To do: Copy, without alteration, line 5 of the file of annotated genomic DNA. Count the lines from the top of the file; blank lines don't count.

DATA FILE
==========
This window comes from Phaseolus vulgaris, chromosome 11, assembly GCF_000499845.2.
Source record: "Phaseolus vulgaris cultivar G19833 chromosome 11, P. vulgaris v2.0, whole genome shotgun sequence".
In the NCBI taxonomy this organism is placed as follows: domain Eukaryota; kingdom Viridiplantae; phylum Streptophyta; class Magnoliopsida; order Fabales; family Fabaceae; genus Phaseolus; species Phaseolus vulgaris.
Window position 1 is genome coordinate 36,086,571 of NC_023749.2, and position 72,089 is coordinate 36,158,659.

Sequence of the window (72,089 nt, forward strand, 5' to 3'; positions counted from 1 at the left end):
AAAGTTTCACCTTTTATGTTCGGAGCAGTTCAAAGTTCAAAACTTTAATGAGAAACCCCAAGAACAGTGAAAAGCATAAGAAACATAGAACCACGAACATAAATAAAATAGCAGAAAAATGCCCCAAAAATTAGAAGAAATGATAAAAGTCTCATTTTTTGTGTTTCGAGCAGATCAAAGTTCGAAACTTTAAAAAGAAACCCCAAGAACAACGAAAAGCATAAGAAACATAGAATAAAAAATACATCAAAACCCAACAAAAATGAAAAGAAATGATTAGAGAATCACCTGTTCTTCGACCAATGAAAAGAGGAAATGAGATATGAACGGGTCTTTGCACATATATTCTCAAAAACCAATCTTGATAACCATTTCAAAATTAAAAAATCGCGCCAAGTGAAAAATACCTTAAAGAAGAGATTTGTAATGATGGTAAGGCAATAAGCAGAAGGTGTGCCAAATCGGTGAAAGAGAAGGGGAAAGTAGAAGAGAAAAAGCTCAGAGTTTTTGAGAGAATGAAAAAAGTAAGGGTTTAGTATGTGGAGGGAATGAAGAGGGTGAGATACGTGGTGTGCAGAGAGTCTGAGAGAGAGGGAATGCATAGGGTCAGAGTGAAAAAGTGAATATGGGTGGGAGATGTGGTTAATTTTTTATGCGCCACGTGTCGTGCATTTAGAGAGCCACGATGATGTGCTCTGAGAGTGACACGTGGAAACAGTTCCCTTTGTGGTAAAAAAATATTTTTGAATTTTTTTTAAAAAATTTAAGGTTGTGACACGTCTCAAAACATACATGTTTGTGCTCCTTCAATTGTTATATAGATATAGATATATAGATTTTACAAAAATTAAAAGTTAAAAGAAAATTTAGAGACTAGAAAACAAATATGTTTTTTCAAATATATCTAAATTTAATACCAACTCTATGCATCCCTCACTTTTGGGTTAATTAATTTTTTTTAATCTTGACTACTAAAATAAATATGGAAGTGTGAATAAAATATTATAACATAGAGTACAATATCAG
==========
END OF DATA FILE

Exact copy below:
Sequence of the window (72,089 nt, forward strand, 5' to 3'; positions counted from 1 at the left end):